Stanford poetry scholar offers new perspective on China's most revered female poet

In the first comprehensive study in English, East Asian languages and cultures Professor Ronald Egan argues that the poetry of 12th-century writer Li Qingzhao has been consistently misrepresented due to centuries of gender bias.

Courtesy of Ronald Egan Poet Li Qingzhao

Li Qingzhao, 12th-century Chinese poet, is the subject of a new book by Ronald Egan, Confucius Institute Professor of Sinology at Stanford.

Li Qingzhao was an anomaly in a literary world dominated by men.

One of China's best-known poets, she wrote during the Song Dynasty in the 12th century, when Chinese women would have been actively discouraged from writing. Yet she was determined to create a place for herself in the male literary tradition.

A beloved Chinese national treasure whose works are still read widely today, Li Qingzhao wrote prolifically throughout her lifetime. Her oeuvre includes song lyric poems, a now infamous critical essay on the song lyric form, political poems and an unorthodox biographical account of her life.

Although Li Qingzhao's poetry and criticism have gone relatively unstudied by Western scholars, Ronald Egan, the Confucius Institute Professor of Sinology in the Department of East Asian Languages and Cultures at Stanford, has spent the last decade examining her life and writings. His latest book, The Burden of Female Talent: The Poet Li Qingzhao  and Her History in China (Harvard Asia Center, 2013), is the first critical treatment of Qingzhao's writing in English to appear in 50 years.

Coming from an aristocratic, scholarly family which educated its daughters, Li Qingzhao openly aspired to be taken seriously as a writer. She wrote boldly about nature, love and longing with verses like these from song lyric no. 43:

I've heard spring is still lovely at Twin Streams,
I'd like to go boating in a light skiff there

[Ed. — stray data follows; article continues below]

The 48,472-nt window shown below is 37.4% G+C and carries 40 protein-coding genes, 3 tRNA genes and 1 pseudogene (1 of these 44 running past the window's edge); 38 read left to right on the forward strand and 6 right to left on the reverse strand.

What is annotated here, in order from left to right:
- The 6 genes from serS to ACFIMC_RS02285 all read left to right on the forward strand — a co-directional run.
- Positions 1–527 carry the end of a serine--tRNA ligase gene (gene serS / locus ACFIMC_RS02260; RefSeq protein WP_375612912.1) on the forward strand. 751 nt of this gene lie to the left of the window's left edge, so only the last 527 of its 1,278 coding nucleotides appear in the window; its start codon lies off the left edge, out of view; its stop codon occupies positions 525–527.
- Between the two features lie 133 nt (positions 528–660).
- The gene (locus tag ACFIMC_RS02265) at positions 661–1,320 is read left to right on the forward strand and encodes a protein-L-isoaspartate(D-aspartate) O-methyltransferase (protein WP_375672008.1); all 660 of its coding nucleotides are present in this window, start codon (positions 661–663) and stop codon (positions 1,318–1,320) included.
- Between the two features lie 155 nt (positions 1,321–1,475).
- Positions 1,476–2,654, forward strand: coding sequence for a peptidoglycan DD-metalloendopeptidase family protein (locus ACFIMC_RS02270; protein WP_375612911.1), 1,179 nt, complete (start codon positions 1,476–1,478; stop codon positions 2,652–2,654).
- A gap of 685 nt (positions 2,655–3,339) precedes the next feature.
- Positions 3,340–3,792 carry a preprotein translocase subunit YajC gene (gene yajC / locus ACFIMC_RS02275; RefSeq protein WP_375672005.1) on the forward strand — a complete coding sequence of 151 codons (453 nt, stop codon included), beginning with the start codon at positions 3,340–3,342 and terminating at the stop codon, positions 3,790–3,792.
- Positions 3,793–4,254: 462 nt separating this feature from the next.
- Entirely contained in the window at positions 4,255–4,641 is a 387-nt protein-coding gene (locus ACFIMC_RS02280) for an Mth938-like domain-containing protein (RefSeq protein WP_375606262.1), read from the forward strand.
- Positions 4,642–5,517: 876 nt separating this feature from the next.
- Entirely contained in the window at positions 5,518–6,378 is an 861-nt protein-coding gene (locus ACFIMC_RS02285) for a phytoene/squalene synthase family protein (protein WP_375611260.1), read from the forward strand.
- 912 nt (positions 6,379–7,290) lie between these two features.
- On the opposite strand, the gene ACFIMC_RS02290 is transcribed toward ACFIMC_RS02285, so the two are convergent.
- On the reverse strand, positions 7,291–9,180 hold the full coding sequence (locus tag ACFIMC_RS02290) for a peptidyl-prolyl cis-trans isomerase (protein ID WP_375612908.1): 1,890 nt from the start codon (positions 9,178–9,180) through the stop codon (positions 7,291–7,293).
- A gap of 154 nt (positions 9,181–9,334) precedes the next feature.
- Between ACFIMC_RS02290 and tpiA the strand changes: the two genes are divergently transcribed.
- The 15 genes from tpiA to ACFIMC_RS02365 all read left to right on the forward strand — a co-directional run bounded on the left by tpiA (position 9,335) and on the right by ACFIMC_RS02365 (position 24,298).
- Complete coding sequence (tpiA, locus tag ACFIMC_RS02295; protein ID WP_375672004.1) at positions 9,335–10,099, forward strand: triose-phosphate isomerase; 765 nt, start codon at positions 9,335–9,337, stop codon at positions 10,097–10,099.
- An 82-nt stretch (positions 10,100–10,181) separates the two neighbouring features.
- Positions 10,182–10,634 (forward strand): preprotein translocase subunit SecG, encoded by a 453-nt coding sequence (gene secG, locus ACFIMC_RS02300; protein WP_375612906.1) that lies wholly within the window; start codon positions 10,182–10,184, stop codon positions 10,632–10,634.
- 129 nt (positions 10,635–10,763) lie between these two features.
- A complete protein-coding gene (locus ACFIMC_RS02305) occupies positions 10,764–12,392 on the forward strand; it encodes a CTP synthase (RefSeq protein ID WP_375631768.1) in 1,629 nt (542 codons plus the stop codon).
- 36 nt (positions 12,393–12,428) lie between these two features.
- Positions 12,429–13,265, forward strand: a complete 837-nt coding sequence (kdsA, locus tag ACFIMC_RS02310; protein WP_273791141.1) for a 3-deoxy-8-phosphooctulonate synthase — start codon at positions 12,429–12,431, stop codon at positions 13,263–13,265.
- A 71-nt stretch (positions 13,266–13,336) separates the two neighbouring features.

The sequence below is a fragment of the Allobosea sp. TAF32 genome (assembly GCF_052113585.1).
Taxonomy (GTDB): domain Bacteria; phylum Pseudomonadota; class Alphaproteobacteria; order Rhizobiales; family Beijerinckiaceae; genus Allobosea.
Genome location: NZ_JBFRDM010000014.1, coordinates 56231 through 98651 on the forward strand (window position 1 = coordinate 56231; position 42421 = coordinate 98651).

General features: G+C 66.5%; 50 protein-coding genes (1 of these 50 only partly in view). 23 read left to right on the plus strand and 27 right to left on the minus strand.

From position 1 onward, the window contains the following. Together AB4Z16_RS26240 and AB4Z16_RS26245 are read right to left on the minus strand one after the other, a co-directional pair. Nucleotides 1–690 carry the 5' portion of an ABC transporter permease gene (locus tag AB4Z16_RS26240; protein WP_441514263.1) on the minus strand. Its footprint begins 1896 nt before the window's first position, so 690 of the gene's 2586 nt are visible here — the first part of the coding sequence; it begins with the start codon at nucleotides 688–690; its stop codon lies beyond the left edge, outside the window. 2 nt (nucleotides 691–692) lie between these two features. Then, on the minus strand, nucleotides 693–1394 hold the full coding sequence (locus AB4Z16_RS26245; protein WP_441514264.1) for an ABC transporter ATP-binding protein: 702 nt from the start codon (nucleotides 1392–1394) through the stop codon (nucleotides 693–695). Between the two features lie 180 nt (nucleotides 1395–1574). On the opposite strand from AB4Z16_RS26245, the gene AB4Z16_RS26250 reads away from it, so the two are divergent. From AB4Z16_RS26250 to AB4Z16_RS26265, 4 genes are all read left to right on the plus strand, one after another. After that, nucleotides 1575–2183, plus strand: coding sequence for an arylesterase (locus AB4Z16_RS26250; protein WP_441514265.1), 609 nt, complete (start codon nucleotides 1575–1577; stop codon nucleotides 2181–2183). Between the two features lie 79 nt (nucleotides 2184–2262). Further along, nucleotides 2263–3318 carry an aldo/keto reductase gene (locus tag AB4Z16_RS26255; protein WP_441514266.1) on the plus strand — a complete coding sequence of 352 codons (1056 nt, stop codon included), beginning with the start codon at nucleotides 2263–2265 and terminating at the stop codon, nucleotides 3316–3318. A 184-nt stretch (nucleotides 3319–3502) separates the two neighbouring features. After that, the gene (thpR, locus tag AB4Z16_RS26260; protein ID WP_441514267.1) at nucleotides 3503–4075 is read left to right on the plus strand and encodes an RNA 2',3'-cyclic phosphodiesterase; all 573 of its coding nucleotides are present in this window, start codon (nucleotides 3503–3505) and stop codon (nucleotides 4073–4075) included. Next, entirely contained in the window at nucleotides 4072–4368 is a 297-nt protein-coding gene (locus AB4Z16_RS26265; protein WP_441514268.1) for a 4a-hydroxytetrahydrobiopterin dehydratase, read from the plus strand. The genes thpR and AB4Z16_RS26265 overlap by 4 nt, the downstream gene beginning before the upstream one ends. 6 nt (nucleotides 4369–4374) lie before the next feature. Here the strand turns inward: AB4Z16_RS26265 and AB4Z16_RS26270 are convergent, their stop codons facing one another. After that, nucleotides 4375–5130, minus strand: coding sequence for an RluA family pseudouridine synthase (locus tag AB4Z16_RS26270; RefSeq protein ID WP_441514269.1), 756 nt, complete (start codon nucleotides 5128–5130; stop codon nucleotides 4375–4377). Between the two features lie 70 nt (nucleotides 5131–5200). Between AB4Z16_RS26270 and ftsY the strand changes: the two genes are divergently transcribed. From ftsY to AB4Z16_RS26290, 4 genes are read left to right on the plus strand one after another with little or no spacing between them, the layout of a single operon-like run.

But fear the tiny grasshopper boats they have
Would not carry
Such a quantity of sorrow.

Her poems also contained political themes, and she even wrote about a military strategy board game called "Capture the Horse."

Unlike traditional Chinese scholarship, Egan's groundbreaking approach to investigating Li Qingzhao's life and writings examines her place in history before analyzing her literary work. Reconstructing the social and literary world in which Qingzhao wrote has to come first, Egan explained, because it enables him to address the gender biases she has faced throughout the past 800 years of Chinese scholarship and criticism.

"I can't start talking about my understanding of her literary works," Egan said, "until the reader sees the whole story unpacked and deconstructed. And then we can go back with all that in mind and have a fresh look at her literary works. Only by doing that can we accurately gauge her achievement as a poet."

Egan added that one of the primary aims of his research on Li Qingzhao is "to fill a very conspicuous gap in English language writing about this great writer and at the same time address problems that exist in the Chinese critical tradition and scholarship about her."

Centuries of gender bias

Li Qingzhao was already an established poet by the time she married her first husband in 1101. When he died during a military invasion of their native Northern China, Li Qingzhao was left extraordinarily wealthy and without an heir. Tricked into marrying an abusive man who was after her fortune, she sought and, remarkably, secured her own divorce, but not before she was imprisoned for seeking it.